I’ve been married for 32 years- I mean, I had been. Marvin and I met in school, a junior college as it was known then. He was a funny little man, and I paid him little attention. I might never have spoken more than a few words to him, but one day going to class I spilled coffee all over him. He insisted on buying me another cup (as I said, he was a funny little man), and we talked as I drank it. We missed our class; we missed all our classes that day. We might have stayed and missed the rest of our lives, but the coffee place was closing, and they shooed us away. I wanted to go home with him, or to dinner- to prolong our moment. He smiled, and said coolly, “I’ll see you tomorrow.” And in class the next day he sat behind me, as he always did, and when class was over he slipped his hand in mine and I was his from that moment.
We went through the usual stages, lust, puppy love, then a real love, a decade of being soul mates, to a point where we were simply the deepest of friends- which may not sound like progress, but manage not to die or divorce long enough and it will make sense. Between those markers we moved in, and married, bought a house, and tried half-heartedly to have children. And now that man I shared my life with is dead.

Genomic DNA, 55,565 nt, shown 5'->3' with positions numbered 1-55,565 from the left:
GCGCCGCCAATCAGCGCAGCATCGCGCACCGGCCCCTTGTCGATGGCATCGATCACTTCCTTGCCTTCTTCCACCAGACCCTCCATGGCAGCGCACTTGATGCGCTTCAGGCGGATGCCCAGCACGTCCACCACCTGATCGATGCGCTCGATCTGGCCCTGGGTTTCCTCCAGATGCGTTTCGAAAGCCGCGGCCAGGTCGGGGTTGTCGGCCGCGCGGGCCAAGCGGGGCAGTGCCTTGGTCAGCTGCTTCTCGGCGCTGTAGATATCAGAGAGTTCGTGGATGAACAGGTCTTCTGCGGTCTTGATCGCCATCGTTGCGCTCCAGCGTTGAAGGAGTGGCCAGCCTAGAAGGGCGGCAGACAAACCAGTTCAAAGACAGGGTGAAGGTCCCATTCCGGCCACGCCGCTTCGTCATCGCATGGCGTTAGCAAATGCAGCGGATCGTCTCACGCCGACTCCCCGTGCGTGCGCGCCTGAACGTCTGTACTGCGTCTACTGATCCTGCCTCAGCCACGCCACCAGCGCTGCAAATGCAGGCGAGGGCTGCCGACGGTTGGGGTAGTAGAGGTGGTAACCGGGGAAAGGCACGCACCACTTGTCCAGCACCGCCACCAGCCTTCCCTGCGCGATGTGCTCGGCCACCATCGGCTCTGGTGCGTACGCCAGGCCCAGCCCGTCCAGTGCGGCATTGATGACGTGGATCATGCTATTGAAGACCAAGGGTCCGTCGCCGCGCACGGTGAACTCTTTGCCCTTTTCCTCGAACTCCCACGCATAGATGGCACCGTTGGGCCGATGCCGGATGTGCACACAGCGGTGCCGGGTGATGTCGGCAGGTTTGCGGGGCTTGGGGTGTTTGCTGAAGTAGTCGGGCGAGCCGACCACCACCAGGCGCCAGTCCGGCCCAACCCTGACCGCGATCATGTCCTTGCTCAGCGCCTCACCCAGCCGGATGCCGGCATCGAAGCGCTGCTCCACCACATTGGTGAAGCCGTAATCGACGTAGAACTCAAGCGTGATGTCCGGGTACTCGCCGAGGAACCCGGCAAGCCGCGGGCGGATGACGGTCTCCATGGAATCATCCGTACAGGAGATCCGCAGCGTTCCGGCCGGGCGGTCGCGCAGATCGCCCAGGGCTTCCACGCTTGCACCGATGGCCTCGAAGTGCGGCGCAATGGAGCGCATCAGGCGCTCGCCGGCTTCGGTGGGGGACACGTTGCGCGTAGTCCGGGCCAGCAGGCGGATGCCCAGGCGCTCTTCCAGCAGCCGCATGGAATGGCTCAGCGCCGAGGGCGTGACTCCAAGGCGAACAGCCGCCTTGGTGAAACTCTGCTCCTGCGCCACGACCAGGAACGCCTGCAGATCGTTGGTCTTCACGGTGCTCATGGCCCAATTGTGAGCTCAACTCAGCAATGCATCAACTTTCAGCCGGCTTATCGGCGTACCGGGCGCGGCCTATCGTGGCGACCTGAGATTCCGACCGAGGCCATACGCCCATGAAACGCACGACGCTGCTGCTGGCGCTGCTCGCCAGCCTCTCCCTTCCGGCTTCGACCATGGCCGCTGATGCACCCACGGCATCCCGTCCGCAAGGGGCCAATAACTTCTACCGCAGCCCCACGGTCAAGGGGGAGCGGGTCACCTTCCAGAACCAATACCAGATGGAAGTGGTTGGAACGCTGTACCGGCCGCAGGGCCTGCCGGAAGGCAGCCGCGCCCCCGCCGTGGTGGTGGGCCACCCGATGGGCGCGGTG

I brought another man to his funeral. I suppose Marvin wouldn’t mind- doesn’t mind, I guess. This man is so like Marvin, in his smile, his blue eyes, the sound of his voice, and even the way he holds my hand. My eyes tear up, and I look from this other man to my husband’s empty casket.
Marvin had a severe stroke; it damaged his ability to feel. The funeral was his doctor’s idea; I was skeptical at first, but within a week I understood what he meant when he told me, “the man you loved is gone.” He remembers most things; sometimes he even remembers to say that he loves me, though we both can tell he wouldn’t know how anymore. The cruelty is that he knows what he’s lost, and even in the rare moments he smiles, he doesn’t know he’s happy.